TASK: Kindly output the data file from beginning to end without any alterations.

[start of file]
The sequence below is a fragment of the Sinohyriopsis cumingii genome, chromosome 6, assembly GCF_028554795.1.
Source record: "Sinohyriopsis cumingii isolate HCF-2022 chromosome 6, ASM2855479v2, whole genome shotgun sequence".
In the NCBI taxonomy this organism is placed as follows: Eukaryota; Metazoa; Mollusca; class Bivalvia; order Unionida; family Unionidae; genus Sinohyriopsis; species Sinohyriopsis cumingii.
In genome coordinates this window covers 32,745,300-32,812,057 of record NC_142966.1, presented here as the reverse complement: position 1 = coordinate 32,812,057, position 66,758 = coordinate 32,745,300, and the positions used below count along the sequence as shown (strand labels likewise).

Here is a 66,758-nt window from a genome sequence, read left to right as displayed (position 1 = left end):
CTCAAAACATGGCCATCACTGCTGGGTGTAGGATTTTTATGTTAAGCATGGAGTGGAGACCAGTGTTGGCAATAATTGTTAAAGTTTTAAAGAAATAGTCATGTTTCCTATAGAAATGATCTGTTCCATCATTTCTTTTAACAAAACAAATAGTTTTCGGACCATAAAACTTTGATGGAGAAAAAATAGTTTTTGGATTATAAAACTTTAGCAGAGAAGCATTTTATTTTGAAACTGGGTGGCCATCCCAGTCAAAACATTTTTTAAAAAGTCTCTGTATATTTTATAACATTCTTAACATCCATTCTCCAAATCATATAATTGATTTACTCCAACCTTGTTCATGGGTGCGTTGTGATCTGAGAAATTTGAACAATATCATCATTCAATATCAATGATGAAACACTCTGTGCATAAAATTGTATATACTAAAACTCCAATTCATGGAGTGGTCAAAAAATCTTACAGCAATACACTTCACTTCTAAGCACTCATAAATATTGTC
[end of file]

The sequence below is a fragment of the Sinohyriopsis cumingii genome, chromosome 6, assembly GCF_028554795.1.
Source record: "Sinohyriopsis cumingii isolate HCF-2022 chromosome 6, ASM2855479v2, whole genome shotgun sequence".
In the NCBI taxonomy this organism is placed as follows: Eukaryota; Metazoa; Mollusca; class Bivalvia; order Unionida; family Unionidae; genus Sinohyriopsis; species Sinohyriopsis cumingii.
In genome coordinates this window covers 32,745,300-32,812,057 of record NC_142966.1, presented here as the reverse complement: position 1 = coordinate 32,812,057, position 66,758 = coordinate 32,745,300, and the positions used below count along the sequence as shown (strand labels likewise).

Here is a 66,758-nt window from a genome sequence, read left to right as displayed (position 1 = left end):
CTCAAAACATGGCCATCACTGCTGGGTGTAGGATTTTTATGTTAAGCATGGAGTGGAGACCAGTGTTGGCAATAATTGTTAAAGTTTTAAAGAAATAGTCATGTTTCCTATAGAAATGATCTGTTCCATCATTTCTTTTAACAAAACAAATAGTTTTCGGACCATAAAACTTTGATGGAGAAAAAATAGTTTTTGGATTATAAAACTTTAGCAGAGAAGCATTTTATTTTGAAACTGGGTGGCCATCCCAGTCAAAACATTTTTTAAAAAGTCTCTGTATATTTTATAACATTCTTAACATCCATTCTCCAAATCATATAATTGATTTACTCCAACCTTGTTCATGGGTGCGTTGTGATCTGAGAAATTTGAACAATATCATCATTCAATATCAATGATGAAACACTCTGTGCATAAAATTGTATATACTAAAACTCCAATTCATGGAGTGGTCAAAAAATCTTACAGCAATACACTTCACTTCTAAGCACTCATAAATATTGTC